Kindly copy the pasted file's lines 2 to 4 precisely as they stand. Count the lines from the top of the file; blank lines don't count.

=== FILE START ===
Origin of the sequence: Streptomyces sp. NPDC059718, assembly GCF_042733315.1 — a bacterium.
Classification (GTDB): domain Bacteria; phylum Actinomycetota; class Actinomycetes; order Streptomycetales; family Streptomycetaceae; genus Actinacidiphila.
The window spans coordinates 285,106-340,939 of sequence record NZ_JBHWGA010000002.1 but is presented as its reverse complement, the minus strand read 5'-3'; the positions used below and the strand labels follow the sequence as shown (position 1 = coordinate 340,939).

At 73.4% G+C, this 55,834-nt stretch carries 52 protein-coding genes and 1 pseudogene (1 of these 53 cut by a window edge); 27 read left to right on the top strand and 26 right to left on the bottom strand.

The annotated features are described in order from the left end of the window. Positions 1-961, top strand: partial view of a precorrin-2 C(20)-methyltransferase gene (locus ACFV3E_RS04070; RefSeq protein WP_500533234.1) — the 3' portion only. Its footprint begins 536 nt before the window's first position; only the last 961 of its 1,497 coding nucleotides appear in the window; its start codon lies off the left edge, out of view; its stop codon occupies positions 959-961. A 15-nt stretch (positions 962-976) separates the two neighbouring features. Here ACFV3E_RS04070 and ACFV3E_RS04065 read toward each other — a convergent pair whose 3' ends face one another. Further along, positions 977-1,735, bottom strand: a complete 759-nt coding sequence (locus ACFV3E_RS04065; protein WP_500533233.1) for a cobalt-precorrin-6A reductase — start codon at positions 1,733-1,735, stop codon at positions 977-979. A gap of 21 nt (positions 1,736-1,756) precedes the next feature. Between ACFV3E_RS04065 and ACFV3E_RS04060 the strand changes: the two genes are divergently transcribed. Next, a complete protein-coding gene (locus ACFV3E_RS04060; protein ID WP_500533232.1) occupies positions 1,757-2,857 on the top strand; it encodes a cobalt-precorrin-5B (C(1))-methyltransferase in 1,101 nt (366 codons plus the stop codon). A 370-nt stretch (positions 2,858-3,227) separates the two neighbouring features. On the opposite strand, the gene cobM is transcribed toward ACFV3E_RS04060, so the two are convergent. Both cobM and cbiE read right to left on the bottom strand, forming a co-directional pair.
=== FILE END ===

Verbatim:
Classification (GTDB): domain Bacteria; phylum Actinomycetota; class Actinomycetes; order Streptomycetales; family Streptomycetaceae; genus Actinacidiphila.
The window spans coordinates 285,106-340,939 of sequence record NZ_JBHWGA010000002.1 but is presented as its reverse complement, the minus strand read 5'-3'; the positions used below and the strand labels follow the sequence as shown (position 1 = coordinate 340,939).

At 73.4% G+C, this 55,834-nt stretch carries 52 protein-coding genes and 1 pseudogene (1 of these 53 cut by a window edge); 27 read left to right on the top strand and 26 right to left on the bottom strand.